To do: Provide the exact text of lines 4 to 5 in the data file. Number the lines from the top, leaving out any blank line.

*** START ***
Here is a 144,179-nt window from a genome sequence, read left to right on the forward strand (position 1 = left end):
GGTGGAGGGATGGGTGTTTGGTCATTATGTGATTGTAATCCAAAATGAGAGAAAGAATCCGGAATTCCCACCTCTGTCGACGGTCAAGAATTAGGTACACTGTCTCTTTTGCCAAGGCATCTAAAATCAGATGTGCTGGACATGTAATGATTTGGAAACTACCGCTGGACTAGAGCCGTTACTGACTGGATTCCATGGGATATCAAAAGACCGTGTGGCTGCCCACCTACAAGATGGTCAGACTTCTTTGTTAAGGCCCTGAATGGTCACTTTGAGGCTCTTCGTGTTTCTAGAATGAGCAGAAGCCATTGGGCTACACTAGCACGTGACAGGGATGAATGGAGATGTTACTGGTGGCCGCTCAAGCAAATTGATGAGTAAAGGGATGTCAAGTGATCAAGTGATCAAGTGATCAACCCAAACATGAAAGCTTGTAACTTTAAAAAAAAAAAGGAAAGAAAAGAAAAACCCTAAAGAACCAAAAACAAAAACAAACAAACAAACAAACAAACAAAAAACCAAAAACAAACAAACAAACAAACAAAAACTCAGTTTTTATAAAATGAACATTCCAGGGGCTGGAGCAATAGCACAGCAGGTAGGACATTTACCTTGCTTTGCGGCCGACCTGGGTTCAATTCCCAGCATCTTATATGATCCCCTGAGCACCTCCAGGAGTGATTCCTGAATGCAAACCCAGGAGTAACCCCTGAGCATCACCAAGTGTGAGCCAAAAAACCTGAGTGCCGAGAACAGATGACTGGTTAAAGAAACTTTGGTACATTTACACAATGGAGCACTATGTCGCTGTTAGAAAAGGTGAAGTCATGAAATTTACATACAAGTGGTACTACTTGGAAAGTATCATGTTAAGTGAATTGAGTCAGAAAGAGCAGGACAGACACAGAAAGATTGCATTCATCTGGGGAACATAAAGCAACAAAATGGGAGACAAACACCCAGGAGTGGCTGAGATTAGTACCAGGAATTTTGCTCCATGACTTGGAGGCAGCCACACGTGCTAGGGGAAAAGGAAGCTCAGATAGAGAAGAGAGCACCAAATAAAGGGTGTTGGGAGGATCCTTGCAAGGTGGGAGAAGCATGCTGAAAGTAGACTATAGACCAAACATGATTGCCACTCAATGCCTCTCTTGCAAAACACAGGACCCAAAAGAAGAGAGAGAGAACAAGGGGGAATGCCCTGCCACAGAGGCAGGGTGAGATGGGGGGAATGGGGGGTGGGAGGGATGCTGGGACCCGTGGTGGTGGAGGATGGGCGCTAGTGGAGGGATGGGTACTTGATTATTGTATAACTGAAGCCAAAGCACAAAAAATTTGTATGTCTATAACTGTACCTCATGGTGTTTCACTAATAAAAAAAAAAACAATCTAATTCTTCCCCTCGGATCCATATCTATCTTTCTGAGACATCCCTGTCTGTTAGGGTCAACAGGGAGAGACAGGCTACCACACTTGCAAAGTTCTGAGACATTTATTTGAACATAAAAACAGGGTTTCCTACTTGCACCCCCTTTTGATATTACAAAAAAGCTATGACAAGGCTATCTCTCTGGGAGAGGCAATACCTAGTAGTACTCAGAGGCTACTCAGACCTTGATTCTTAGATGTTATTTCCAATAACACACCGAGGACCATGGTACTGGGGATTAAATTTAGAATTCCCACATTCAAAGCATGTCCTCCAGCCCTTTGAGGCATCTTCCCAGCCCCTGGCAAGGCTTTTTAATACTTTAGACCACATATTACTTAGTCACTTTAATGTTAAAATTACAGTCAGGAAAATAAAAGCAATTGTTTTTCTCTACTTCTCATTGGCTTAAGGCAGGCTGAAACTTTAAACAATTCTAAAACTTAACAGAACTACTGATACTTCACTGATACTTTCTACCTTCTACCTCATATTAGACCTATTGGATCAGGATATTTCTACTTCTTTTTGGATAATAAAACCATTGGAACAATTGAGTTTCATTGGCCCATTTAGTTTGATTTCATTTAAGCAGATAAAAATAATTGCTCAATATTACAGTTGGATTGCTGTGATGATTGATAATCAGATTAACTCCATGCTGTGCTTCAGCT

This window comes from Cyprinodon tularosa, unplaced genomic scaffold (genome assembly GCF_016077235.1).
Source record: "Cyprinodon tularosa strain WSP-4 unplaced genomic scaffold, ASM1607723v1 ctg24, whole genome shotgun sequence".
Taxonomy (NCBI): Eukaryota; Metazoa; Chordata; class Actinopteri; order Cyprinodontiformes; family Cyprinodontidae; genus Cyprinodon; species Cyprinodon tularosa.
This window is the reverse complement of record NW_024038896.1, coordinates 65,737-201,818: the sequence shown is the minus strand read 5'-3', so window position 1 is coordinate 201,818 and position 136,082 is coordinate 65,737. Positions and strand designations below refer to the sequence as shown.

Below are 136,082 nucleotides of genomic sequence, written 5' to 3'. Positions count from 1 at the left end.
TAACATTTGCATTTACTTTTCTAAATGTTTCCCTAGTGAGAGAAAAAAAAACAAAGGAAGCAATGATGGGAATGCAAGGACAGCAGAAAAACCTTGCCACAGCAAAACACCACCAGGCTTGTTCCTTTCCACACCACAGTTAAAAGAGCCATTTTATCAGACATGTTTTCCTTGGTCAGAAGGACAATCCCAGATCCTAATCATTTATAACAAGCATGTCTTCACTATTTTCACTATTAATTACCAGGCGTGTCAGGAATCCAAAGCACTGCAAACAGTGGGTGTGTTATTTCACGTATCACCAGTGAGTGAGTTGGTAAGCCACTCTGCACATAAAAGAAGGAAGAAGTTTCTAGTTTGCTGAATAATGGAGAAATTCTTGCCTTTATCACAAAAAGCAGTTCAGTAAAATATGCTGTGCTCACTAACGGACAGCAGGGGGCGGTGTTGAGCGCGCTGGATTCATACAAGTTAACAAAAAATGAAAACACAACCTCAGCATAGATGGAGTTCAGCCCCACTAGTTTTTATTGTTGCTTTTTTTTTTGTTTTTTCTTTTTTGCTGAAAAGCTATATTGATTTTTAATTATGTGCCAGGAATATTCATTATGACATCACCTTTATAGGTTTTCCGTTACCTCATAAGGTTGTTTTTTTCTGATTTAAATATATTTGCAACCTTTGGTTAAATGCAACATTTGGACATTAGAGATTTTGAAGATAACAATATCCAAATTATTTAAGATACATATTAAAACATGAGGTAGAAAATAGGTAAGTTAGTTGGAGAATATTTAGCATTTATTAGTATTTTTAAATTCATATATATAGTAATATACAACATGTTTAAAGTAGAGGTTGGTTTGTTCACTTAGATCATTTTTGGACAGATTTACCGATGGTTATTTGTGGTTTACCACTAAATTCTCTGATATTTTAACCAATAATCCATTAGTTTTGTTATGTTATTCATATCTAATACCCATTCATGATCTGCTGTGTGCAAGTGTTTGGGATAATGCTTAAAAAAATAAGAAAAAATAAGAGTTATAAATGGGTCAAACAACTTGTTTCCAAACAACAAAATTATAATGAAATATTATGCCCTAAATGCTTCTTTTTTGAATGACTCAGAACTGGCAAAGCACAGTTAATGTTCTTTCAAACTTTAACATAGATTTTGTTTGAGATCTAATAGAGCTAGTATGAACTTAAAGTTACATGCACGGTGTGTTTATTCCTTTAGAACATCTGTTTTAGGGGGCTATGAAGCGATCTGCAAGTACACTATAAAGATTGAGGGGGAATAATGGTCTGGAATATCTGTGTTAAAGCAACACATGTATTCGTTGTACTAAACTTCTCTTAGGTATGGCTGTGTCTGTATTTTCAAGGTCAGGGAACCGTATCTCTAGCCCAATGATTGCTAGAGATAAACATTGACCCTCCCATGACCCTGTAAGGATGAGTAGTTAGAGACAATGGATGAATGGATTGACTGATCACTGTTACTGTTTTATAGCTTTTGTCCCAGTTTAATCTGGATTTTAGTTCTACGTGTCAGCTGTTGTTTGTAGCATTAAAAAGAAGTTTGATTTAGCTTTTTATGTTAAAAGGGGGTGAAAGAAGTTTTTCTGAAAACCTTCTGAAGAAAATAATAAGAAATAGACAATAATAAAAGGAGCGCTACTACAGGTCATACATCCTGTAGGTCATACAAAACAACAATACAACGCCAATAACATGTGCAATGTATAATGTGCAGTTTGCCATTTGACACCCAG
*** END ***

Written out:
Source record: "Cyprinodon tularosa strain WSP-4 unplaced genomic scaffold, ASM1607723v1 ctg24, whole genome shotgun sequence".
Taxonomy (NCBI): Eukaryota; Metazoa; Chordata; class Actinopteri; order Cyprinodontiformes; family Cyprinodontidae; genus Cyprinodon; species Cyprinodon tularosa.